We were t-boned at a 4-way stop in PA. We came to a stop, then proceeded. Other driver ran the stop sign and hit the passenger side of our car, which has been totaled. We don't have collision on it (older vehicle). No injuries on either side.
Your only option is to sue. You can go to a magistrate and handle it yourself, without a lawyer. The problem is that the insurance company will almost assuredly appeal to "real" court, i.e., the Court of Common Pleas for the county in which the defendant...Read more »
My wife and I consulted with our health insurance provider to see what our costs would be to do a home birth with a mid wife. We went over figures related to our plan and what we anticipated. We decided to do the home birth because the consult with our insurance company determined that we would get... Read more »
You would need to consult with a lawyer to answer this question. A lawyer would presumably want to review your plan and any correspondence. An office conference would be necessary so that you could discuss with the lawyer all things that transpired and any conversations that you had with the...Read more »
Clearly the driver is responsible. The matter would have to be reviewed by a lawyer to determine if there is a case against the owner for what is called "negligent entrustment," and/or, if the driver was drinking at an establishment which held a liquor license, if there is a case against...Read more »
said employer changed their insurance provider, on 1/12/2016 I had to have knee surgery that left me unable to work at this time. Now this new insurance provider is denying my short term disability claim, they are labeling it as a preexisting condition because I saw a doctor for it on 12/08/2015. I... Read more »
Unless the knee is a work injury, this is not a workers' compensation question. If the knee is as a result of a work injury, it should not be submitted to short term disability. A workers' compensation claim should be filed.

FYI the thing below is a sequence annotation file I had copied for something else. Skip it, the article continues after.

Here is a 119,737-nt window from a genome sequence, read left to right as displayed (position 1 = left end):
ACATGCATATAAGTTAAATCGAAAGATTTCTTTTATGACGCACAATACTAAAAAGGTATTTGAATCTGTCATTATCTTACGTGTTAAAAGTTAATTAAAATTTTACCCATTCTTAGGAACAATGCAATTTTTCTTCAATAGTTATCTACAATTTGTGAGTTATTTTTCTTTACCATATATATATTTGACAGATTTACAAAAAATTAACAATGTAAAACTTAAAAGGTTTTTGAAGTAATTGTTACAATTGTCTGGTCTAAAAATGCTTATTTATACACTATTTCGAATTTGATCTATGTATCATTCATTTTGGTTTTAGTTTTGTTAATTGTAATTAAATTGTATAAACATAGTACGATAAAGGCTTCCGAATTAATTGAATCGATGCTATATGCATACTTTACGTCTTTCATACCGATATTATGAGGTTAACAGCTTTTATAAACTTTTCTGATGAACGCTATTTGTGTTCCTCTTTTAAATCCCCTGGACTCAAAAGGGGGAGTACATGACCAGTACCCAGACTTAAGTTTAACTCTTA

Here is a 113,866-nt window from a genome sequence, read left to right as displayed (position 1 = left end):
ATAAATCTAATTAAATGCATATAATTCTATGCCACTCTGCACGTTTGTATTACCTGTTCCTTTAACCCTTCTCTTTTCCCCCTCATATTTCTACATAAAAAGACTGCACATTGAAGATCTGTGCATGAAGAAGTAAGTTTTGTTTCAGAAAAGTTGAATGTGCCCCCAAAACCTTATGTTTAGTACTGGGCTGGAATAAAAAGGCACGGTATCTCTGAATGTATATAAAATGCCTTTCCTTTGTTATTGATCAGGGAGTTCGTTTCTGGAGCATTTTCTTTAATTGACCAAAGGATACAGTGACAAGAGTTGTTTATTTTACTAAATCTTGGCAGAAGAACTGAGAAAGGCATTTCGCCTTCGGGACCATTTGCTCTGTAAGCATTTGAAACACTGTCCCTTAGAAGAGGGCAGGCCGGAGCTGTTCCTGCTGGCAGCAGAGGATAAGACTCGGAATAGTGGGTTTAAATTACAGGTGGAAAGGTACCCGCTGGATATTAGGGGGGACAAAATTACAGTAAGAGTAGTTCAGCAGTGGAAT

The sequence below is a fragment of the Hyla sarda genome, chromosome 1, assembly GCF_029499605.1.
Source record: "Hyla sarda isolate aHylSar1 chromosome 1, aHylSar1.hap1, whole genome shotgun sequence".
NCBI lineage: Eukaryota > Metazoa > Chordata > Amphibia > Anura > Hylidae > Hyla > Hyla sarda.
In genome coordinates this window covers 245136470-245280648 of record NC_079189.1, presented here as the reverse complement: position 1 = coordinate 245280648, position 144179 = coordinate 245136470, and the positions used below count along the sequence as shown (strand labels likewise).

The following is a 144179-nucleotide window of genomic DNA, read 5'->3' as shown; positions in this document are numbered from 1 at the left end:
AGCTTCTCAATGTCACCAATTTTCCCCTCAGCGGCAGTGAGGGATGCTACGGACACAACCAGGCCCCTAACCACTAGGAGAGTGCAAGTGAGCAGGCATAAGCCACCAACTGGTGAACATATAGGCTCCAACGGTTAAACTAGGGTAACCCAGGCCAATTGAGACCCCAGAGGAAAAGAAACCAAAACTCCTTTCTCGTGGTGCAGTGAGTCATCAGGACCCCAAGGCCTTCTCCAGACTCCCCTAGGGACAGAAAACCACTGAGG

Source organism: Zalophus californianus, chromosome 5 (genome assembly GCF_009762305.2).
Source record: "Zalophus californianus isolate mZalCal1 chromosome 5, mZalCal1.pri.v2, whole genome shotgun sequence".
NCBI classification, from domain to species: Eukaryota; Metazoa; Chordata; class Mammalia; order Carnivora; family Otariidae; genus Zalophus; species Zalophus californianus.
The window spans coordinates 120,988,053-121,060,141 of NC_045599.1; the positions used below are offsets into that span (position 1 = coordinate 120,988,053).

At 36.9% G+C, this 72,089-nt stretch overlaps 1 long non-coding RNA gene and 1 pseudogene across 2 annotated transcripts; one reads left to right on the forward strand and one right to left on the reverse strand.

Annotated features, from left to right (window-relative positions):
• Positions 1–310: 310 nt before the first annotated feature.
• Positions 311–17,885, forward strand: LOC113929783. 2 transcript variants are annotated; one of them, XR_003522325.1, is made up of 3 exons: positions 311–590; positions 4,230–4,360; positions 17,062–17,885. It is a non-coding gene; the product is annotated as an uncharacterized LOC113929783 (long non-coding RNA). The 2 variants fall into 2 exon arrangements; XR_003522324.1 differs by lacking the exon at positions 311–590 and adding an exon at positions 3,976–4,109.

If the deceased grandmother wrote a Will leaving the house to the three grandchildren and they renounce the bequest, the house passes as part of the residuary estate (that is, the balance of what is left). The father does not get the house automatically simply because the grandchildren renounce....Read more »
Justia Ask a Lawyer is a forum for consumers to get answers to basic legal questions. Any information sent through Justia Ask a Lawyer is not secure and is done so on a non-confidential basis only.
The use of this website to ask questions or receive answers does not create an attorney–client relationship between you and Justia, or between you and any attorney who receives your information or responds to your questions, nor is it intended to create such a relationship. Additionally, no responses on this forum constitute legal advice, which must be tailored to the specific circumstances of each case. You should not act upon information provided in Justia Ask a Lawyer without seeking professional counsel from an attorney admitted or authorized to practice in your jurisdiction. Justia assumes no responsibility to any person who relies on information contained on or received through this site and disclaims all liability in respect to such information.
Justia cannot guarantee that the information on this website (including any legal information provided by an attorney through this service) is accurate, complete, or up-to-date. While we intend to make every attempt to keep the information on this site current, the owners of and contributors to this site make no claims, promises or guarantees about the accuracy, completeness or adequacy of the information contained in or linked to from this site.